The University of Iowa Libraries and the UI History of Medicine Society will sponsor an open house of one of the finest collections of notable anatomical illustrations in the United States from 3:30 to 7:30 p.m. Tuesday, March 20, in the John Martin Rare Book Room of the UI Hardin Library for the Health Sciences.
The exhibit, “So Divinely Built a Mansion: Six Centuries of Human Anatomical Illustration,” highlights the largest and most exquisite anatomical atlas ever produced — the rare work “Anatomia Universa” completed by Italian scholar Paolo Mascogni in 1823. The atlas is one of only five copies owned by libraries in the United States. Recently, the UI Libraries Conservation Unit painstakingly remounted 44 hand-colored lithograph plates into acid-free panels to protect Mascogni’s work and provide easier access.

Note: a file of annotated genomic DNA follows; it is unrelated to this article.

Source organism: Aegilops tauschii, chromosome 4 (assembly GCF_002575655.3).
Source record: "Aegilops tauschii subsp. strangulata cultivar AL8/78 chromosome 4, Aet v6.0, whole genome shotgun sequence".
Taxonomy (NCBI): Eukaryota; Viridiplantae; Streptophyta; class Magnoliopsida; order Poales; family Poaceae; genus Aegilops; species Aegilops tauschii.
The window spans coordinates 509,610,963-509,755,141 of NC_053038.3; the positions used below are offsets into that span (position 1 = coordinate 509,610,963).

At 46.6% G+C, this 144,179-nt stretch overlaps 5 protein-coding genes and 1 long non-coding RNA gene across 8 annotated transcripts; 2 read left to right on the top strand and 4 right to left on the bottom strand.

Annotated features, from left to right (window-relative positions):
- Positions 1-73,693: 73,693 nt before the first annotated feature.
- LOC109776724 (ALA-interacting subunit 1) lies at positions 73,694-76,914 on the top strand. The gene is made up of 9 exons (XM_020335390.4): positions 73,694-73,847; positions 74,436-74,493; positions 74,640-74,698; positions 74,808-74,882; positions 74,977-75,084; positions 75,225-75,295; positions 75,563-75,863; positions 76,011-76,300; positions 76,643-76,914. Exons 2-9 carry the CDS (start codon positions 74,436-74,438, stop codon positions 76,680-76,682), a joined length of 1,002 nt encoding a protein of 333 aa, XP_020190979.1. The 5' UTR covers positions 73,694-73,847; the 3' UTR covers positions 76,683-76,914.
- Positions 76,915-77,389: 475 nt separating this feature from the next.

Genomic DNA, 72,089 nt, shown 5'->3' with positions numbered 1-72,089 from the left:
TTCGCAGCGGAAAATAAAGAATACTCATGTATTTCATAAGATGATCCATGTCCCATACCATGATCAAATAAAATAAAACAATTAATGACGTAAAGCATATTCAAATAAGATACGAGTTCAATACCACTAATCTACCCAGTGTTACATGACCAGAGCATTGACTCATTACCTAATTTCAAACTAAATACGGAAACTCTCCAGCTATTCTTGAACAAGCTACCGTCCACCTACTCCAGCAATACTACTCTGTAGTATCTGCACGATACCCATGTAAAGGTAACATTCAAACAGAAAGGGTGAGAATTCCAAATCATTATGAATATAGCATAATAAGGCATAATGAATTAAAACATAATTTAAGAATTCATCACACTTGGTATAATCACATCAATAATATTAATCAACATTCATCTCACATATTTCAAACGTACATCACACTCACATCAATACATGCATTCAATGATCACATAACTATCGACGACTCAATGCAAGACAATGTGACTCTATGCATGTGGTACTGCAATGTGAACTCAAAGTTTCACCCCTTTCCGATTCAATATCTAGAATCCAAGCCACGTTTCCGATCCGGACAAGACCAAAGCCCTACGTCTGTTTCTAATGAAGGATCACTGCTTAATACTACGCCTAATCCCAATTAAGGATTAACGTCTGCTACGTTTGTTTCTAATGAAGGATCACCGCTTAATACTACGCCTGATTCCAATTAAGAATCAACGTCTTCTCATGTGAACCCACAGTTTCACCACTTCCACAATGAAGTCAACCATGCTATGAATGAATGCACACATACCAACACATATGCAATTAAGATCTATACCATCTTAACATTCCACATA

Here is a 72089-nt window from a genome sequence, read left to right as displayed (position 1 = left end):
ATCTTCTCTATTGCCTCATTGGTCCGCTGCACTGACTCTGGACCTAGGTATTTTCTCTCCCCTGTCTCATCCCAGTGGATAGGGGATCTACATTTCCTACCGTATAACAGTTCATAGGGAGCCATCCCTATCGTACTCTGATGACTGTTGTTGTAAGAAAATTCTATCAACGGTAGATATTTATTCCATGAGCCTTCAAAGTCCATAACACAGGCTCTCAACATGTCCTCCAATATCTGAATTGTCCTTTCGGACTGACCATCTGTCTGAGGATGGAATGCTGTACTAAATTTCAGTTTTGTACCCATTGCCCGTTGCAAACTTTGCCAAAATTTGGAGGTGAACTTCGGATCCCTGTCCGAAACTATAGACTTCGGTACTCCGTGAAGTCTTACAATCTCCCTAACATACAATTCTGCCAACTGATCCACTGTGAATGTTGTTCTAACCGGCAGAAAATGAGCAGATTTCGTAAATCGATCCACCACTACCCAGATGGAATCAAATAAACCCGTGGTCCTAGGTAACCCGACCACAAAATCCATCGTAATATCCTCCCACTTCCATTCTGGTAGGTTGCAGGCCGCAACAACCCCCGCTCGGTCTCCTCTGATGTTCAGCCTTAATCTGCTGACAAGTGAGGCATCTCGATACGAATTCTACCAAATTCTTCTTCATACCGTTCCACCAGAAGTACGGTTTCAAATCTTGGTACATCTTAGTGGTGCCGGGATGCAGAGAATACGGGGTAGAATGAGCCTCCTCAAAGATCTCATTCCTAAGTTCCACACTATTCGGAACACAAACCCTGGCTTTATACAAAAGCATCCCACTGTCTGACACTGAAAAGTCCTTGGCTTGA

The exhibit will also feature the groundbreaking book that revolutionized the study of anatomy during the Renaissance, “De humani corporis fabrica” (Fabric of the Human Body), produced by Andreas Vesalius in 1543.
The exhibit is free and open to the public. Light refreshments will be served at the open house. The event is part of a series of presentations sponsored by the UI History of Medicine Society.